The above object is inventively achieved in a method wherein the master is optoelectronically scanned for generating analog signals corresponding to the data on the master. The analog signals are digitized by a decision operation whereby portions of the master representing a "white level" are assigned a first binary number and areas of the master representing a "black level" are assigned a second binary number. All of the areas which are determined in the decision operation to be "black" are multiplied linewise by a predetermined multiplier, so that a horizontal line of a predetermined length is generated from each scanned point. If a line of text has in fact been scanned, the multiplication generates black blocks having a length corresponding to the length of the text line, increased by the predetermined line extension length for "black" points. Each "white" point is also expanded into a stroke of predetermined length by means of multiplication by a multiplier in the reverse direction, the white stroke being greater than the previous black extension, so that the previously-generated black block is abbreviated by a corresponding length. This eliminates slight discontinuities which may have been present in the black block, which is then extended by the differential length with respect to the original text line length, so that a black block extending over the entire text line length is generated. A check is then undertaken for determining whether the horizontal white/black transitions which are characteristic of text areas exist within a prescribed white column length and a prescribed black column length. Every time such a white/black transition is identified, a vertical black stroke of predetermined length is generated so that a black block isolated from its surroundings arises for each text line. In the next step the left and right extreme coordinates of the black blocks thus generated are analyzed by a surface tracking step and are combined in a list, and the extreme coordinates calculated in this manner are then statistically analyzed in order to determine whether they actually limit a text portion of the master.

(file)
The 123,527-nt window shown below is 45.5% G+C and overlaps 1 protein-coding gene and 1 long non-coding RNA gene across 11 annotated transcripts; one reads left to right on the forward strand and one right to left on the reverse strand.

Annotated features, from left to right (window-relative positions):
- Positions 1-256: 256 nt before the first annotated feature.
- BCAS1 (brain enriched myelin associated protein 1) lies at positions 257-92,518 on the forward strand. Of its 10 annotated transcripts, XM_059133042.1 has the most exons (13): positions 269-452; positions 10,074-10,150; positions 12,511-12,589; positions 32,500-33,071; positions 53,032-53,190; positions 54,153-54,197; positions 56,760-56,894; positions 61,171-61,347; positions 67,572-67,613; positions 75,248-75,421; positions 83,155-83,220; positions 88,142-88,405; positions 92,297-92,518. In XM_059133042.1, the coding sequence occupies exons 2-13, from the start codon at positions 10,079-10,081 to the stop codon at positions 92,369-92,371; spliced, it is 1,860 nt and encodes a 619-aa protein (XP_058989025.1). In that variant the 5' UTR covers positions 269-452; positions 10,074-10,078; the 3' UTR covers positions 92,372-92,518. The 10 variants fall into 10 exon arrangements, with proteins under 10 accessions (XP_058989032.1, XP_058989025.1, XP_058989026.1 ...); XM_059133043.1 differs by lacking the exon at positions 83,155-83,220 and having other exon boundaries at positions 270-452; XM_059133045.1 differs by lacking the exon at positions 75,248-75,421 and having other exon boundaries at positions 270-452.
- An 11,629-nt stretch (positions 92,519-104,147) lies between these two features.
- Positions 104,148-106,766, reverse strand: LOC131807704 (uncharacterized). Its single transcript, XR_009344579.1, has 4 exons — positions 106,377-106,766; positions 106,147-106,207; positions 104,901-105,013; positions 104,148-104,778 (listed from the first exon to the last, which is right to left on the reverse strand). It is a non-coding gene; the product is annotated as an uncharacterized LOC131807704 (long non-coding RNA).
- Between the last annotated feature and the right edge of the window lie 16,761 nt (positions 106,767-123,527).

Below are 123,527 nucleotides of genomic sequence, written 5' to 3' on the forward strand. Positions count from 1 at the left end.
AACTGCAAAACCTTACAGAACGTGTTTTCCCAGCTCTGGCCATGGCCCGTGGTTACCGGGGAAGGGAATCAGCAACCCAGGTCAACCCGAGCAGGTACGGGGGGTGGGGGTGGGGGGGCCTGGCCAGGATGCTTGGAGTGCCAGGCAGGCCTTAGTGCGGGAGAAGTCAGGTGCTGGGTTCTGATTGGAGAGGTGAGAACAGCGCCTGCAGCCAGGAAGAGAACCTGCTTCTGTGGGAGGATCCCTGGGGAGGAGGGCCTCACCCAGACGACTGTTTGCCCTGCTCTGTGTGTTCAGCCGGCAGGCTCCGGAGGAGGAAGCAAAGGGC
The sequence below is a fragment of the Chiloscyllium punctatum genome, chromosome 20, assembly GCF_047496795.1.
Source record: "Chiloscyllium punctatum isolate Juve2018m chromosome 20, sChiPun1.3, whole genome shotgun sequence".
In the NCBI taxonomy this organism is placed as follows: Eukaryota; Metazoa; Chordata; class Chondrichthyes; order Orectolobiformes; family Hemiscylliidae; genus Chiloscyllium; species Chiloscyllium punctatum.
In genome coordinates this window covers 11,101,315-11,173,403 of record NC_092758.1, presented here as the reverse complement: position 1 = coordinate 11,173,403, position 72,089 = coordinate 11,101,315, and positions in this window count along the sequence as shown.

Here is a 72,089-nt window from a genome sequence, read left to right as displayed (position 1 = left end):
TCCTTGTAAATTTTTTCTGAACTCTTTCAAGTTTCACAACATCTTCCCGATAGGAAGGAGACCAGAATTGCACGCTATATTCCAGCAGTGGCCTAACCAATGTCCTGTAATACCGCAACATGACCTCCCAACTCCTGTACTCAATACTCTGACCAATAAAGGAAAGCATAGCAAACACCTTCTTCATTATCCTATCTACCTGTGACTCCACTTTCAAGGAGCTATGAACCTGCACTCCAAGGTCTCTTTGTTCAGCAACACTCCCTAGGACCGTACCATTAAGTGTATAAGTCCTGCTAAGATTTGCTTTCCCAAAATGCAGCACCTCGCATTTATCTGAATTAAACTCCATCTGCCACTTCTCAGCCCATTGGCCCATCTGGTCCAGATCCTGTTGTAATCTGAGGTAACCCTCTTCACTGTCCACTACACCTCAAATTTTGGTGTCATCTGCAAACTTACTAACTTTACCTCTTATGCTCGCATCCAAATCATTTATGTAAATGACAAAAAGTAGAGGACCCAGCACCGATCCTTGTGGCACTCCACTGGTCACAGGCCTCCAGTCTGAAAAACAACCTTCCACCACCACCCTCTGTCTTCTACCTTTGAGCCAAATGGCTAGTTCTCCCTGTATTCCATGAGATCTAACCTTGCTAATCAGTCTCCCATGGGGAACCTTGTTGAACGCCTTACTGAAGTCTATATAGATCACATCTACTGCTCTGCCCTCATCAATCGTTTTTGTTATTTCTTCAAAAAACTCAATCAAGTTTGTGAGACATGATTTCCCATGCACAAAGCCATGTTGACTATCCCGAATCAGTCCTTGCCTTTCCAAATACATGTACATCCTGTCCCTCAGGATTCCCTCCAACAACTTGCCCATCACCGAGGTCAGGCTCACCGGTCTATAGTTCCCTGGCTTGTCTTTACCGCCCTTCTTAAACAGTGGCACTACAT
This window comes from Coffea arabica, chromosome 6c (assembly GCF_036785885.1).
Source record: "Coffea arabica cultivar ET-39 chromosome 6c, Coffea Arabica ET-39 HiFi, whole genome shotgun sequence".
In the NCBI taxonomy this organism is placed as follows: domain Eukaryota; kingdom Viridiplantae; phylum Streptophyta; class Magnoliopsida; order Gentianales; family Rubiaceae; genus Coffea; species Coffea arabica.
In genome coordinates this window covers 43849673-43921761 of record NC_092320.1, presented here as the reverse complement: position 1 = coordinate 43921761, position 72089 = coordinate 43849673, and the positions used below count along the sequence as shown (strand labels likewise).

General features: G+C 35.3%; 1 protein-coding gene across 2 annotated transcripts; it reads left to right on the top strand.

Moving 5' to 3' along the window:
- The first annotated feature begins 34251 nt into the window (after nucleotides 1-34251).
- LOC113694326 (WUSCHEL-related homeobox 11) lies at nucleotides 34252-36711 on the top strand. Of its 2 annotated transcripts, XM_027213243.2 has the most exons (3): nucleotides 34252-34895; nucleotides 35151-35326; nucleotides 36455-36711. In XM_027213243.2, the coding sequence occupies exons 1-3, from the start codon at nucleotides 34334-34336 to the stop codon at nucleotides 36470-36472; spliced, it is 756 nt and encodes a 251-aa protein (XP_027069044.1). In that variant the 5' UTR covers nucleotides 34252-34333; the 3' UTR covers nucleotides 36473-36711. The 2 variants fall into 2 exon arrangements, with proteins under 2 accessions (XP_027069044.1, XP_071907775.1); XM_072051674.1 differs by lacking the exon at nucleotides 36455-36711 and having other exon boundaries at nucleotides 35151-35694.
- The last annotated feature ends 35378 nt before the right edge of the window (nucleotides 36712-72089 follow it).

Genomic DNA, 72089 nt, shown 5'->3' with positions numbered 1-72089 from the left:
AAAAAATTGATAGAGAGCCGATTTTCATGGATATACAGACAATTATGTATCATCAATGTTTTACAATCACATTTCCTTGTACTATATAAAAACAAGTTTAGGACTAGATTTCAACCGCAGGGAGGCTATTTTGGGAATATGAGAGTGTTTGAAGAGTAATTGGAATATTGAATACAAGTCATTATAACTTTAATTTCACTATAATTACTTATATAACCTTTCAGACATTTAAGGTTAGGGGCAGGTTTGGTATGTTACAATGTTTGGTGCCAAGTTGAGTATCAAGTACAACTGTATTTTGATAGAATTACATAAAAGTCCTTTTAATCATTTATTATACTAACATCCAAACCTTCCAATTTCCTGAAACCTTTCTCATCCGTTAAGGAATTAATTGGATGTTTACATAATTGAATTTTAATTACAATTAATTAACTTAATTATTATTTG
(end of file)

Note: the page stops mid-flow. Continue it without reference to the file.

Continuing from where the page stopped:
FIG. 1 is a schematic representation of the format of an input operator for examining a master for the existence of a text area having a prescribed white length and a prescribed black length for use in the method disclosed herein.
FIG. 2 is a schematic representation of the format of an output signal for a vertical black stroke in accordance with the method disclosed herein.
FIG. 3 is an illustration of a randomly selected black/white pattern used to describe the method disclosed herein.
FIG. 4 is an illustration of a pattern corresponding to the pattern shown in FIG. 3 which is intermediately generated in accordance with the invention disclosed herein.
FIG. 5 is a typical section from a printing master having a pure text area and a mixed area.